Users Online: 1557 Home Print this page Email this page Small font sizeDefault font sizeIncrease font size  
Home | About us | Editorial board | Search | Ahead of print | Current issue | Archives | Submit article | Instructions | Subscribe | Contacts | Login 


RSACP wishes to inform that it shall be discontinuing the dispatch of print copy of JOACP to it's Life members. The print copy of JOACP will be posted only to those life members who send us a written confirmation for continuation of print copy.
Kindly email your affirmation for print copies to dranjugrewal@gmail.com preferably by 30th June 2019.

 
ORIGINAL ARTICLE
Year : 2019  |  Volume : 35  |  Issue : 2  |  Page : 192-196

A novel factor influencing perioperative midazolam administration: The effect of presentation dose on administration dose


Department of Anesthesiology and Perioperative Medicine, Ronald Reagan UCLA Medical Center, 757 Westwood Plaza, Suite 3325, Los Angeles, CA, USA

Correspondence Address:
Joe C Hong
Department of Anesthesiology and Perioperative Medicine, Ronald Reagan UCLA Medical Center, 757 Westwood Plaza, Suite 3325, Los Angeles, CA - 90095-7403
USA
Login to access the Email id

Source of Support: None, Conflict of Interest: None


DOI: 10.4103/joacp.JOACP_156_18

Rights and Permissions

Background and Aims: Determinants of pharmaceutical unit presentations are not well understood and often appear indiscriminate. However, the dose administered may play a key role in the patient's anesthetic course. A recent change in a pharmaceutical vendor at our institution resulted in a change in midazolam presentation. In this study, we sought to determine whether the dose in which midazolam was dispensed to anesthesiologists was associated with the quantity of midazolam administered perioperatively. Material and Methods: In this retrospective, observational study, we examined 310 adult patients who underwent general anesthesia at a single site, tertiary care, university hospital before and after a change in midazolam presentation from 2 mg to 3 mg. The primary outcome was the quantity of midazolam administered during the anesthetic. Additional clinical variables measured included patient age, weight, gender, and American Society of Anesthesiology (ASA) classification. Results: The mean dose of midazolam administered to the 3 mg presentation cohort was 2.67 mg compared to 1.99 mg to the 2 mg presentation cohort (mean difference: 0.68 mg, 95% CI: 0.46–0.9 mg; P value <0.001). According to a logistic regression model, the odds of receiving a dose of 3 mg or greater in the 3 mg presentation cohort was 22 times greater than the odds of receiving such a dose in the 2 mg presentation cohort (OR: 22.3; 95% CI: 10.6–47.0; P < 0.001). This effect of presentation dose on administration dose was not observed in patients greater than or equal to 65 years of age. Conclusions: Midazolam presentation dose influences the administration dose.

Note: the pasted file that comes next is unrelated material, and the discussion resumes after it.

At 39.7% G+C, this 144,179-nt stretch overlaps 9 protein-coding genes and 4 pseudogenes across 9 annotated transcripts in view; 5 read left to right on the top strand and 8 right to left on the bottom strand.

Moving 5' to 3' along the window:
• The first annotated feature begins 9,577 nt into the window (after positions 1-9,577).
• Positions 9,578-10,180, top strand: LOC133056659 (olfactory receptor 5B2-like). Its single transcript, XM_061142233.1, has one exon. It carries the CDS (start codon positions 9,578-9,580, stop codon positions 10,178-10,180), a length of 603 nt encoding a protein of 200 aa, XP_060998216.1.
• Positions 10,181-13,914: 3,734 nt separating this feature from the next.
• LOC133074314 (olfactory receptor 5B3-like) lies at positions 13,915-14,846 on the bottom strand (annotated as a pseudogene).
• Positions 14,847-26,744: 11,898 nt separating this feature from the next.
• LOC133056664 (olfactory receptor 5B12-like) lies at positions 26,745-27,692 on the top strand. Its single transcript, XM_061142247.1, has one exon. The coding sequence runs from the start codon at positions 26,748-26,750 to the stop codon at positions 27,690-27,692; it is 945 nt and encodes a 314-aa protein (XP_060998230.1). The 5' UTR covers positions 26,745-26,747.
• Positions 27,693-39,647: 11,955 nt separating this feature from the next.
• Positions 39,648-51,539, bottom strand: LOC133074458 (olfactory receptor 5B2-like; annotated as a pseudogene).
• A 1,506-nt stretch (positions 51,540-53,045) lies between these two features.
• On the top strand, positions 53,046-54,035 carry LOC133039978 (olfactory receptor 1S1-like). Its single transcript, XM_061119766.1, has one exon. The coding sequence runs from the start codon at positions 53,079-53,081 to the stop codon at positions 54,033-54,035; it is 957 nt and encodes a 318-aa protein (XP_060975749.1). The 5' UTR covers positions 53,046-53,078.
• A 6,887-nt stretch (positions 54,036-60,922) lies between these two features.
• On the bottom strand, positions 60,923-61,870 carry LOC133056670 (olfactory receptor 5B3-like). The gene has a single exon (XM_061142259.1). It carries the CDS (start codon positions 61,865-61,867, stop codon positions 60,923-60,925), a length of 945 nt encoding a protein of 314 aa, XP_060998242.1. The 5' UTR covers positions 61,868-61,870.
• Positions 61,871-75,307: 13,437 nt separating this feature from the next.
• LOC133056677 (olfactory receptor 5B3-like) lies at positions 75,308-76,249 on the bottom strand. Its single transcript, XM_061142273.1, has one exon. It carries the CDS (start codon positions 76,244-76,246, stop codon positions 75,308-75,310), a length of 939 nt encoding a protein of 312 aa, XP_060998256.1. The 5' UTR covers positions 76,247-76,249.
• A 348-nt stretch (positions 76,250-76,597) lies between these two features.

[FULL TEXT] [PDF]*
Print this article     Email this article
 Next article
 Previous article
 Table of Contents

 Similar in PUBMED
   Search Pubmed for
   Search in Google Scholar for
 Related articles
 Citation Manager
 Access Statistics
 Reader Comments
 Email Alert *
 Add to My List *
 * Requires registration (Free)
 

 Article Access Statistics
    Viewed78    
    Printed0    
    Emailed0    
    PDF Downloaded23    
    Comments [Add]    

Recommend this journal